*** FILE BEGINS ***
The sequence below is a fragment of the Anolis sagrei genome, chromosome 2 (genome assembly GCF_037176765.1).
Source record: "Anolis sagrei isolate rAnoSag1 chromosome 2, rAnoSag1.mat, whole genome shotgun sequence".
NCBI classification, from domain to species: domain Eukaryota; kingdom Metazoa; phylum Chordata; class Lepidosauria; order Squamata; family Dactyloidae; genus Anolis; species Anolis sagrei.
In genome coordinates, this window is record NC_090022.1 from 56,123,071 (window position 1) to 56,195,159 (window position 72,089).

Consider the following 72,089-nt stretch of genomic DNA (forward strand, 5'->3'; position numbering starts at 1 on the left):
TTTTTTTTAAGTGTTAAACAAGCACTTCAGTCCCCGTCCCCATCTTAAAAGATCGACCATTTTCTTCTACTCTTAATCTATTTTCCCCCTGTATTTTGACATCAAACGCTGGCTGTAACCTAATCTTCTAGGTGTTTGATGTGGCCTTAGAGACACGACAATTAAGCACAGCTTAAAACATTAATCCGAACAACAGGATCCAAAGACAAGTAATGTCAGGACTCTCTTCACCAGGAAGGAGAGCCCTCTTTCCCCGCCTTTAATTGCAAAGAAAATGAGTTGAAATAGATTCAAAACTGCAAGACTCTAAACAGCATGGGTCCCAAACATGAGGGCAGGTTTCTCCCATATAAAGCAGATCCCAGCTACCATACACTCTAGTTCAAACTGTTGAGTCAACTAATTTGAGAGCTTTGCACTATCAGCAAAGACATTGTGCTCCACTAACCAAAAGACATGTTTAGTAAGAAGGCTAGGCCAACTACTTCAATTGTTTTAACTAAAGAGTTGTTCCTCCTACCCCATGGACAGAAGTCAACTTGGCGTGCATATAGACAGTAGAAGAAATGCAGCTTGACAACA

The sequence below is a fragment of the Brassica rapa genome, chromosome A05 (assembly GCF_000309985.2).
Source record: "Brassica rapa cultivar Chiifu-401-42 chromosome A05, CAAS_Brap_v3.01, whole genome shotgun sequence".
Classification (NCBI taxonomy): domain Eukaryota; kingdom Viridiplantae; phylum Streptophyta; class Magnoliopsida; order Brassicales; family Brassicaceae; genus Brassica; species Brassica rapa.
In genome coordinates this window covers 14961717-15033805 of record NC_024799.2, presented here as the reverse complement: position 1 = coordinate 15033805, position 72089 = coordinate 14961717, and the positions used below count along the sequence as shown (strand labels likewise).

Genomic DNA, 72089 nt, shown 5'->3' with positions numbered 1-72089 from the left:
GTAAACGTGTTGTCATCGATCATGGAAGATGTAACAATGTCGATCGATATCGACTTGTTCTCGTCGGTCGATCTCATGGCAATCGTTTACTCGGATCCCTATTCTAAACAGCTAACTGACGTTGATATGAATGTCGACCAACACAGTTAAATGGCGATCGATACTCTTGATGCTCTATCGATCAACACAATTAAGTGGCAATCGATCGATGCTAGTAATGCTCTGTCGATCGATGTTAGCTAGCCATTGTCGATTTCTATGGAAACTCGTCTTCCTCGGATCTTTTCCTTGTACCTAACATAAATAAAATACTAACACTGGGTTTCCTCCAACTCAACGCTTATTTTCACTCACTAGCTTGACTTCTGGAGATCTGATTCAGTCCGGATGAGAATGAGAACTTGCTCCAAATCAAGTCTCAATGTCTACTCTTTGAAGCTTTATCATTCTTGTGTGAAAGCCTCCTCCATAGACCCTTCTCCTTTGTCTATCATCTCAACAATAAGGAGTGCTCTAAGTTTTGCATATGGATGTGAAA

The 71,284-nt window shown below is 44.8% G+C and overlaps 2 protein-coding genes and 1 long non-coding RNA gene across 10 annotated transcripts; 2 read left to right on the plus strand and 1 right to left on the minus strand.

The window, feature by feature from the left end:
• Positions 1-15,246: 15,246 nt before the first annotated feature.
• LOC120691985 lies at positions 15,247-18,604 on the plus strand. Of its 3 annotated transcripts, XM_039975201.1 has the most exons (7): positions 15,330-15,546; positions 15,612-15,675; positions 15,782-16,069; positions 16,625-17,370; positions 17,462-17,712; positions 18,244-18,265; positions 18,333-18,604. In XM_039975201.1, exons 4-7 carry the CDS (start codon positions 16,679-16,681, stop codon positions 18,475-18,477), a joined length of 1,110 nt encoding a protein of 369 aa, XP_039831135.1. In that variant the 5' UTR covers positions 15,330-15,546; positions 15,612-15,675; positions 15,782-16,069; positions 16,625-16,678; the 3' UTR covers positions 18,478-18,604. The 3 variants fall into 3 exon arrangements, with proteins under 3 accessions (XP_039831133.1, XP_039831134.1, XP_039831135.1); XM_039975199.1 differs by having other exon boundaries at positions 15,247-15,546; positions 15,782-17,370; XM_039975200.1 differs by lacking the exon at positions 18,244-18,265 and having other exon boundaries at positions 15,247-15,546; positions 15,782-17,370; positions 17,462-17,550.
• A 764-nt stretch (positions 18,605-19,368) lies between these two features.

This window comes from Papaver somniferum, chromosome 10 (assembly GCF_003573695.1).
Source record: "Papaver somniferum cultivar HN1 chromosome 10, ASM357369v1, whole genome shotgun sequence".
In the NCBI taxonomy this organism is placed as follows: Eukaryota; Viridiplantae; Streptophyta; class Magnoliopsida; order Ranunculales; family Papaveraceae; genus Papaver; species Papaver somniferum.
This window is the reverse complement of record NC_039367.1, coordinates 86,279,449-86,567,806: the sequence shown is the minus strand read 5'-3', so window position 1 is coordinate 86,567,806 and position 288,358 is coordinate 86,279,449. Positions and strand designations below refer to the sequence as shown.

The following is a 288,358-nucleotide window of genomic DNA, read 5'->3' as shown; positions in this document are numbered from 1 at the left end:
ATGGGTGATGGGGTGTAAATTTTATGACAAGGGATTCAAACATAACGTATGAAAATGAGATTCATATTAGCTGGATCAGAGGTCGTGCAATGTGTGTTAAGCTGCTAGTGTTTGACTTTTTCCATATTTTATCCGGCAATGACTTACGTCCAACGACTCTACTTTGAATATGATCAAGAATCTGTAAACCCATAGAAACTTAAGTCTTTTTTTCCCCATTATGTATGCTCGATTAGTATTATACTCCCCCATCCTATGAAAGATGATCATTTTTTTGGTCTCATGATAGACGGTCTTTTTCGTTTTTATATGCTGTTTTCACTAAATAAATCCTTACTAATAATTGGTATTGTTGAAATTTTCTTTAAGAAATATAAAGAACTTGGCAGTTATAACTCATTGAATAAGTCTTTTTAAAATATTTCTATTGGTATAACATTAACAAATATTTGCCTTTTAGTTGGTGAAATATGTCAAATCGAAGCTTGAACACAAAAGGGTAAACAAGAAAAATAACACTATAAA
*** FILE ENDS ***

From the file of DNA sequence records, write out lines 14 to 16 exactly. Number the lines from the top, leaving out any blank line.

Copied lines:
The window, feature by feature from the left end:
• Positions 1-15,246: 15,246 nt before the first annotated feature.
• LOC120691985 lies at positions 15,247-18,604 on the plus strand. Of its 3 annotated transcripts, XM_039975201.1 has the most exons (7): positions 15,330-15,546; positions 15,612-15,675; positions 15,782-16,069; positions 16,625-17,370; positions 17,462-17,712; positions 18,244-18,265; positions 18,333-18,604. In XM_039975201.1, exons 4-7 carry the CDS (start codon positions 16,679-16,681, stop codon positions 18,475-18,477), a joined length of 1,110 nt encoding a protein of 369 aa, XP_039831135.1. In that variant the 5' UTR covers positions 15,330-15,546; positions 15,612-15,675; positions 15,782-16,069; positions 16,625-16,678; the 3' UTR covers positions 18,478-18,604. The 3 variants fall into 3 exon arrangements, with proteins under 3 accessions (XP_039831133.1, XP_039831134.1, XP_039831135.1); XM_039975199.1 differs by having other exon boundaries at positions 15,247-15,546; positions 15,782-17,370; XM_039975200.1 differs by lacking the exon at positions 18,244-18,265 and having other exon boundaries at positions 15,247-15,546; positions 15,782-17,370; positions 17,462-17,550.